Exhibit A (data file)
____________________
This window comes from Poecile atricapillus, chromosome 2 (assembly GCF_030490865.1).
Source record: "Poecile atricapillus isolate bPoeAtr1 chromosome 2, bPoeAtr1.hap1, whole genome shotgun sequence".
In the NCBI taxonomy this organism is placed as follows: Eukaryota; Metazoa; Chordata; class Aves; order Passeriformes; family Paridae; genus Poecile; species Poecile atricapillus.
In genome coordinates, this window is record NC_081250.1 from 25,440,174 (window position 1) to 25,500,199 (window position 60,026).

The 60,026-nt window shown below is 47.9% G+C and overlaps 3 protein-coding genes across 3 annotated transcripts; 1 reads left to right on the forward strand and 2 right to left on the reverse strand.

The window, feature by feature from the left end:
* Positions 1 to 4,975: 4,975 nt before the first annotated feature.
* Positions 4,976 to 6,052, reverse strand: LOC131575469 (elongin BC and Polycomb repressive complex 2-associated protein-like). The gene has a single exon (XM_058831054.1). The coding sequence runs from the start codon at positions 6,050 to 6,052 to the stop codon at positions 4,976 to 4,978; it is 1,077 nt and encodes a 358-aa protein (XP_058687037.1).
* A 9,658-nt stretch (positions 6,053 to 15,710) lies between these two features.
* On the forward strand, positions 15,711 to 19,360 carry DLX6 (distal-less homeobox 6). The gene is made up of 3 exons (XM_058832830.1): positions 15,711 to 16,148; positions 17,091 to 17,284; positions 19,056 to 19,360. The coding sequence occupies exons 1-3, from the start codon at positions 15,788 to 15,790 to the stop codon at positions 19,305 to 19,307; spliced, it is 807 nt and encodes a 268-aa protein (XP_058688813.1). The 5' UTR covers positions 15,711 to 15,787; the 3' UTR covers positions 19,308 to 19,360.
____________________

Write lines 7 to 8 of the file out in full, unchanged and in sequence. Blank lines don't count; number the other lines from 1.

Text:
* Positions 1 to 4,975: 4,975 nt before the first annotated feature.
* Positions 4,976 to 6,052, reverse strand: LOC131575469 (elongin BC and Polycomb repressive complex 2-associated protein-like). The gene has a single exon (XM_058831054.1). The coding sequence runs from the start codon at positions 6,050 to 6,052 to the stop codon at positions 4,976 to 4,978; it is 1,077 nt and encodes a 358-aa protein (XP_058687037.1).